New energy-water nexus bill stresses need for source-to-site energy analysis
A new Senate bill, the Nexus of Energy and Water for Sustainability Act of 2014 (S. 1971) will create a committee within the National Science and Technology Committee to streamline federal activities related to the management of interconnected energy and water systems.
BOSTON, MA, May 8, 2014 -- A new Senate bill, the Nexus of Energy and Water for Sustainability (NEWS) Act of 2014 (S. 1971) will create a committee within the National Science and Technology Committee (NSTC) to streamline federal activities related to the management of interconnected energy and water systems.
The bill reflects a growing recognition that source energy analysis lies at the heart of resource management. These types of legislation are paving the way for organizations to better understand and manage the impact of their energy and resource consumption.
As part of this initiative, last year, individuals from BP, GE, Sandia National Lab, Energy Points, American Water, and other organizations were invited to provide their expertise on the issue at a roundtable discussion.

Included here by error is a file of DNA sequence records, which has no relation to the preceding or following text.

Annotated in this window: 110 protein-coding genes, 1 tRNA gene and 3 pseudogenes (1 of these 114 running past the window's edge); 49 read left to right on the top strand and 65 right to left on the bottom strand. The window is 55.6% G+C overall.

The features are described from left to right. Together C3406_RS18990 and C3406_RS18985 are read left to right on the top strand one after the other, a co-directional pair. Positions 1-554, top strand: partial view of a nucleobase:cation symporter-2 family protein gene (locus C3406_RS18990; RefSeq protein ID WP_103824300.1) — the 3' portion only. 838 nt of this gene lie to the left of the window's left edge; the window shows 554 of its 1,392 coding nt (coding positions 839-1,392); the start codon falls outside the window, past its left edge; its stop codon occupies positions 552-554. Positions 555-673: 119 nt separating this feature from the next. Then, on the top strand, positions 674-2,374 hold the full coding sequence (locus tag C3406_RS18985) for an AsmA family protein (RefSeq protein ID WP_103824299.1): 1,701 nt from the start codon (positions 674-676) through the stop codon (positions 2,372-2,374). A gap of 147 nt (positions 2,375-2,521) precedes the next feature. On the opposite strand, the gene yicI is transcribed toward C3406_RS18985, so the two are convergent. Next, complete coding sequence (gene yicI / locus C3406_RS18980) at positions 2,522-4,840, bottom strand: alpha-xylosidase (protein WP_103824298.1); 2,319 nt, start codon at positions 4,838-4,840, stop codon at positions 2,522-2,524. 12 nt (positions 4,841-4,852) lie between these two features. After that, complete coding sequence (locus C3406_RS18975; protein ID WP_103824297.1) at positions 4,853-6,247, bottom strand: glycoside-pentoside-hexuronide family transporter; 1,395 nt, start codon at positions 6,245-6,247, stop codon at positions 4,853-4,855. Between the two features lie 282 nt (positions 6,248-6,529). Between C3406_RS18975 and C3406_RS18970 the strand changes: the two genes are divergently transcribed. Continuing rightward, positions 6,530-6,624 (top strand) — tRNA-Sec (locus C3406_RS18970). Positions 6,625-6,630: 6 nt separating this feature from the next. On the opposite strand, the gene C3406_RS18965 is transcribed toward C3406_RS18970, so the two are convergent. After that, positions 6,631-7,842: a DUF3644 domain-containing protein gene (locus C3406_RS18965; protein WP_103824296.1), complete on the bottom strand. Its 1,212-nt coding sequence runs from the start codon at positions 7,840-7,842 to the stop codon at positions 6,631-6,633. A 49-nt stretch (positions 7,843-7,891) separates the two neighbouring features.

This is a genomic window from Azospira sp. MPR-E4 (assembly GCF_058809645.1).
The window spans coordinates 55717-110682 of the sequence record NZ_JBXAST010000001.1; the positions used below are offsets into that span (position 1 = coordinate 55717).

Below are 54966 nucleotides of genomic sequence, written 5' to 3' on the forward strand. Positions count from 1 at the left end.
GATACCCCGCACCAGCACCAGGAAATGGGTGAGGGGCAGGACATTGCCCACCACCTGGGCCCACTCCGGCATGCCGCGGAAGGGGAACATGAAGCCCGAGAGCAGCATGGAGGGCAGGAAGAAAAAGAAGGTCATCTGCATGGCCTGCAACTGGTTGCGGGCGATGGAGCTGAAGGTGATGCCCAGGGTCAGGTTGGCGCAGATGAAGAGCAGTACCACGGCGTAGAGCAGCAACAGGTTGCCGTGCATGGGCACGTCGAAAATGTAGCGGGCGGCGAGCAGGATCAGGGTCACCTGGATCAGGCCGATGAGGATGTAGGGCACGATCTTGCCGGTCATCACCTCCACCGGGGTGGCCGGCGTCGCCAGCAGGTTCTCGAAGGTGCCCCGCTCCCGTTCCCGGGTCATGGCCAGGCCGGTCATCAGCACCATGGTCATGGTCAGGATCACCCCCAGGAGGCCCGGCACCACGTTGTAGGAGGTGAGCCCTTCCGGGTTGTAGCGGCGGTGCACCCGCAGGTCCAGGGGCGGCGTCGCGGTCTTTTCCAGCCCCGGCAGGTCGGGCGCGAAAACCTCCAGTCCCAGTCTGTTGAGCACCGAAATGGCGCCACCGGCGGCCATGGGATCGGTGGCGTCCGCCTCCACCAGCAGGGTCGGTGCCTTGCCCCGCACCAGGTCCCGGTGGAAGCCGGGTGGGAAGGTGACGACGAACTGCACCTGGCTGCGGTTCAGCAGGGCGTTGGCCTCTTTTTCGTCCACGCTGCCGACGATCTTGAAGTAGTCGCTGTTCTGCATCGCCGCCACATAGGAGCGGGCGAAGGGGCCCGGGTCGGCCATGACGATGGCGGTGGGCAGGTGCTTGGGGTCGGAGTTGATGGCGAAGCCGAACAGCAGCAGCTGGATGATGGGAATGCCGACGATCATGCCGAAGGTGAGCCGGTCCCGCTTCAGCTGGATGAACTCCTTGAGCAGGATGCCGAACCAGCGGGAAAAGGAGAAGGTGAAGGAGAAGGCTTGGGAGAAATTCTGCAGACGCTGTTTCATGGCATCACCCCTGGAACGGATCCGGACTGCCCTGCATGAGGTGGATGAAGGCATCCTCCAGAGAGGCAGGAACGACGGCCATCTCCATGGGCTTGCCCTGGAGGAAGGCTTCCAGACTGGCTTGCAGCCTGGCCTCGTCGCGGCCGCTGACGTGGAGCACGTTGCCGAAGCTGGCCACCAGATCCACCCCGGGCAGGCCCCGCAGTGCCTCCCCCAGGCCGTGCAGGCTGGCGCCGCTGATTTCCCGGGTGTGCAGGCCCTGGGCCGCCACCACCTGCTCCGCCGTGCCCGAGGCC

"Given enough energy, it is possible to provide water to any place in the world -- that's why water is really an energy issue," said Dr. Ory Zik, Energy Points CEO. "By measuring source energy (the energy invested in resources such as water and electricity), you're able to directly compare resources in terms of energy and environmental impact."
Accordingly, the Environmental Protection Agency (EPA) has determined that source energy is the best way to evaluate energy efficiency. Dr. Seth Sheldon, senior scientist at Energy Points, said, "When you look at electricity, fuel and water use as forms of source energy consumption, you're able to make direct comparisons between them to determine the true culprit of energy inefficiency and environmental harm. This bill is a critical step towards effectively managing national resource use."
Zik added, "Organizations facing drought and the risks it poses to their operations shouldn't just consider direct water conservation as a means of mitigating these risks. It may be that electricity conservation would be as impactful as water conservation, if not more, because of the vast amounts of water it takes to produce that electricity. Only source-to-site energy analysis can bring that to light."